- The Ghost behind the Masks: The Victorian Poets and Shakespeare by W. David Shaw
W. David Shaw’s recent study confirms that it traces not so much literary allusions to Shakespeare as echoes of Shakespeare. As such, Shaw has embarked on a complex study, not of the immediately verifiable, but of veiled intimations. In spite of Shaw’s referring to him as “a presence like the air,” the ghost of the title does not remain a ghost by the end of the study: Shaw implicitly removes the dramatist’s mask. He emphasizes the humanity in Shakespeare’s work, alluding more than once to the corporeal man of whom we know little. The book is in many ways a study of inner struggle: the contending forces of love, faith, doubt, and grief. Shaw returns throughout to the Ovidian metamorphosis and its tension between “the outer animal disguise and the inner human person” as an important trope for understanding Shakespeare and the intellectual and emotional climate of the Victorians. Shaw’s talent as a careful reader of poetry is very much on display: his treatments of end in King Lear and “Childe Roland” and of on in The Tempest and In Memoriam are sensitive and masterful. While his occasional indulgences in impressionist commentary are at times suspect, his use of the western philosophical tradition and the Victorian prose writers is, as always, illuminating.
The book is divided into twelve chapters, focusing on one or two specific themes that Shaw identifies as shared between Shakespeare and the Victorians. Drawing on Hamlet, King Lear, and a healthy dose of many other plays, Shaw sets the bugle echoes flying; while most often strengthening as the echoes bounce back and forth, in some cases they fade away too quickly. Some strong echoes are heard in the chapter, perhaps the most enjoyable, focused on the figure of the fool, “Wisdom and Wit.” In later chapters, the trope of the “unsealed dome” and the concept of the “higher ignorance” are masterfully traced, illuminating both Shakespeare’s plays and the Victorian sensibilities, while the “choral mind trap” and the “toil of grace” perhaps need fuller elucidation. There are extended treatments of both Tess of the d’Urbervilles and Great Expectations, the latter of which receives a full chapter. While the study of [End Page 389] Thomas Hardy’s novel acts as a complement to an examination of a handful of his poems, the study of Pip, alongside Hamlet and Malvolio, seems almost a ploy to force the reader to ask with Robert Browning, “But where’s music, the dickens?”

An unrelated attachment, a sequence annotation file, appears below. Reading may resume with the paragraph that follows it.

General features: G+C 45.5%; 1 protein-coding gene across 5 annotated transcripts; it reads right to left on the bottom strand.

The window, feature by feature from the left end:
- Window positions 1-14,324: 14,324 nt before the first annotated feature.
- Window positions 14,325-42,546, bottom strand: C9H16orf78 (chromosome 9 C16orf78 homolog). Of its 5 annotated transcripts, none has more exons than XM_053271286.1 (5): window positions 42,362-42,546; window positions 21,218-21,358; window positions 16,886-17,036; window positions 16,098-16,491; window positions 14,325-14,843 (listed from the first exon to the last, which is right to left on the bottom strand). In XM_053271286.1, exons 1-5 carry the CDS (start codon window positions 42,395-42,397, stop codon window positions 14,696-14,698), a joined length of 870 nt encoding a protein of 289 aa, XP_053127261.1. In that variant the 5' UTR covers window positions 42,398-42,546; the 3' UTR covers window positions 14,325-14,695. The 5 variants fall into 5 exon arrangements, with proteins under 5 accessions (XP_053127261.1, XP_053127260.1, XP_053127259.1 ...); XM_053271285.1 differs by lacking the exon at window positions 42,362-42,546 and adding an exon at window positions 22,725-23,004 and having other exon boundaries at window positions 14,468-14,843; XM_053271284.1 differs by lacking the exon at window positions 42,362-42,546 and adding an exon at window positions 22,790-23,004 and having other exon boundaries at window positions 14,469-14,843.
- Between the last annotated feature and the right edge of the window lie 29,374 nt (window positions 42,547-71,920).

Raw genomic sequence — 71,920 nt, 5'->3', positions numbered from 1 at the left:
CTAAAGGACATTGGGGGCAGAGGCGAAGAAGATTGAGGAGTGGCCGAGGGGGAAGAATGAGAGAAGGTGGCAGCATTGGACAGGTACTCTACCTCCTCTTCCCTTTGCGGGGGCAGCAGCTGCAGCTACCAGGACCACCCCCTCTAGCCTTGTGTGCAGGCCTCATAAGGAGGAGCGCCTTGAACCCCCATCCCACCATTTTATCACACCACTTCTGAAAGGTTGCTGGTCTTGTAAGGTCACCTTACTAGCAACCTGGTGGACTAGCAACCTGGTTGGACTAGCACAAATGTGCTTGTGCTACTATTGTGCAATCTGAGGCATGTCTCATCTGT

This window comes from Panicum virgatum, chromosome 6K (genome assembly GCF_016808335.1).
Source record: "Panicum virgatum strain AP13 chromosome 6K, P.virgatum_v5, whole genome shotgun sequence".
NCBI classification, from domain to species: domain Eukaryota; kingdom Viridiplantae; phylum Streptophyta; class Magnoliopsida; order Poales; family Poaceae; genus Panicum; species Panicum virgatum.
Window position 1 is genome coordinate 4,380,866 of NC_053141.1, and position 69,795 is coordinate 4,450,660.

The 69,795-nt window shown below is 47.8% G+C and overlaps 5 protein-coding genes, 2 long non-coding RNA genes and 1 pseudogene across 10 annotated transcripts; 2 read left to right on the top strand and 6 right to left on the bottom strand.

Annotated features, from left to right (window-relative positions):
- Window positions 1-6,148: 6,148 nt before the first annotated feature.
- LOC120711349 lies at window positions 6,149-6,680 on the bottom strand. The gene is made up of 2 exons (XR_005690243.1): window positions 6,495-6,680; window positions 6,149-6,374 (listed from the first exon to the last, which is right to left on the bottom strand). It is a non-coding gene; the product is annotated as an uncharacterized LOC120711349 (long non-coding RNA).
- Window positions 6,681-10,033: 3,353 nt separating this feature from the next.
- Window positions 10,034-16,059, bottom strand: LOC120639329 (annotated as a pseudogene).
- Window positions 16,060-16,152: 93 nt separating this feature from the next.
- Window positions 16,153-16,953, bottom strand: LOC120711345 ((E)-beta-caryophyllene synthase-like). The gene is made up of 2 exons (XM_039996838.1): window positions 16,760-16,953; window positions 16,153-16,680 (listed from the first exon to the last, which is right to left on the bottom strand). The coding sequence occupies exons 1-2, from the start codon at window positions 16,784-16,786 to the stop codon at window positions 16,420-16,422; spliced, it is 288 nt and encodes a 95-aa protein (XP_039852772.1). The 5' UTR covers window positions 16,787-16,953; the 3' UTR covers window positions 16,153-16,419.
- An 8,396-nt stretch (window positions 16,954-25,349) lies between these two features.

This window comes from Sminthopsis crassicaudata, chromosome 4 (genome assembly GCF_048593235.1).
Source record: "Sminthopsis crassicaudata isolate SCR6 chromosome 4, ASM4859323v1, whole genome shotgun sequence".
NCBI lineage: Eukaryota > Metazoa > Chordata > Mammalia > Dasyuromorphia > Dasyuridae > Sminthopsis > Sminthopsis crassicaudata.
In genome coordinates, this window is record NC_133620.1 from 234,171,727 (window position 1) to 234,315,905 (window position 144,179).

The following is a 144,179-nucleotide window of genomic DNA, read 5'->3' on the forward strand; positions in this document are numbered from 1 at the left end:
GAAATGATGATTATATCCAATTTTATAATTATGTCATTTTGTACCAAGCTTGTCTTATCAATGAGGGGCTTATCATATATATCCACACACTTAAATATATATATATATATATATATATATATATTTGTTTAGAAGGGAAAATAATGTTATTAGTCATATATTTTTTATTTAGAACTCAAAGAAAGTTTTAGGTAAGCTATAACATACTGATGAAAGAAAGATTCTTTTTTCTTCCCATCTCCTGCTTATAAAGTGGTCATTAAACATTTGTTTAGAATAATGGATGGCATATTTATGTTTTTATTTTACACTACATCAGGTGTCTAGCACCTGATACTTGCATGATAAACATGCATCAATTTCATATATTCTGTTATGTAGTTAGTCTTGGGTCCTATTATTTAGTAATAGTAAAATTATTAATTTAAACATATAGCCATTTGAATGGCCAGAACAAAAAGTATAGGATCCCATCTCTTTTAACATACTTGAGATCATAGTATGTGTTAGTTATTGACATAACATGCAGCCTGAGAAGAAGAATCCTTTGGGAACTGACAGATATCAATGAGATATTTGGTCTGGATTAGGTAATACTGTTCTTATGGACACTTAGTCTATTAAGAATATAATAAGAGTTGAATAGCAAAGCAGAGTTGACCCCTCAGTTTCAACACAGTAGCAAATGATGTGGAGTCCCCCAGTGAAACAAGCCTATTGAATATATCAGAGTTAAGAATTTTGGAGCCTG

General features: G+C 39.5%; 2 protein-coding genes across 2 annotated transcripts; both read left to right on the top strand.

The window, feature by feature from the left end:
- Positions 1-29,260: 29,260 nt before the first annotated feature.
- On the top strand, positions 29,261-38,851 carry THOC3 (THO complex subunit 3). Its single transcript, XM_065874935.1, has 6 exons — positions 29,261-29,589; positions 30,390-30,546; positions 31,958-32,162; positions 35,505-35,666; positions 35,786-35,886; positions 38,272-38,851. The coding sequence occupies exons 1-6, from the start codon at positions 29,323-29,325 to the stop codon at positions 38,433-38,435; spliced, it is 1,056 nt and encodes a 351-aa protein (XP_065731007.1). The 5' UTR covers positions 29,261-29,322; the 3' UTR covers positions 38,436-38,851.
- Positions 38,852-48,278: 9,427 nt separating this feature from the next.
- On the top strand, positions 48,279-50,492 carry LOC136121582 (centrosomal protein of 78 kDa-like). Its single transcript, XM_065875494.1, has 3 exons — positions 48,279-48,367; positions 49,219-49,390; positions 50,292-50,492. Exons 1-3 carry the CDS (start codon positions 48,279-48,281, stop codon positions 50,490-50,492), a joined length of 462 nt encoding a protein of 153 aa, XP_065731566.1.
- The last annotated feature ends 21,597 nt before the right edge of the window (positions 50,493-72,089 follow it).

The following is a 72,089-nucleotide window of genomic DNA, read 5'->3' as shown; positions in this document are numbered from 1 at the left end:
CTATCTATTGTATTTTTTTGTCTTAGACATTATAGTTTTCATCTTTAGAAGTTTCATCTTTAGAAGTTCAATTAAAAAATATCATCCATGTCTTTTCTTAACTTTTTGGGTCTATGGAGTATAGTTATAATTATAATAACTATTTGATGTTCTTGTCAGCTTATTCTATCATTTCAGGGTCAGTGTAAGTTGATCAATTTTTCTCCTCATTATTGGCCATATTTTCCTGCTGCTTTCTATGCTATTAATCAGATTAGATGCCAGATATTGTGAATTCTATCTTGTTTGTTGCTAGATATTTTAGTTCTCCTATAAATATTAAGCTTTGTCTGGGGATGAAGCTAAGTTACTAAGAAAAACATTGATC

Shaw’s discussions are dominated by examinations of the works of Alfred Tennyson and Browning: this seems reasonable and appropriate. The book does treat as many as seven poets, the others being Matthew Arnold, Arthur Hugh Clough, Christina Rossetti, Gerard Manley Hopkins, and Hardy; few pages, however, are devoted to these. Rossetti in particular gets barely four pages to examine three of her poems; one wishes for a more extensive treatment of her work and perhaps a consideration of one or two of her brother’s poems, and one almost yearns for a treatment of Elizabeth Barrett Browning. Some commentary on Emily Brontë and Amy Levy might have helped round out the selection of poets. But it is Augusta Webster, herself a dramatist and poet of some complex dramatic monologues, whom I feel is too obviously missing.
In this ambitious study, one overhears the erudite scholar, the sensitive reader, and the compassionate teacher: this is what we have come to expect from Shaw’s writing. But he adds another voice to this book, not dissimilar from the fourth, “oracular voice” of poetry he studies in the final chapter. Shaw momentarily pulls off the mask of the scholar near the end of “Off the Edge” to reveal the human, both strong and fragile, beneath. It is a touching moment that bears heavily on one’s reading of the final two chapters. Shakespeare’s portrayal and Shaw’s exploration of Lear’s reaction to the...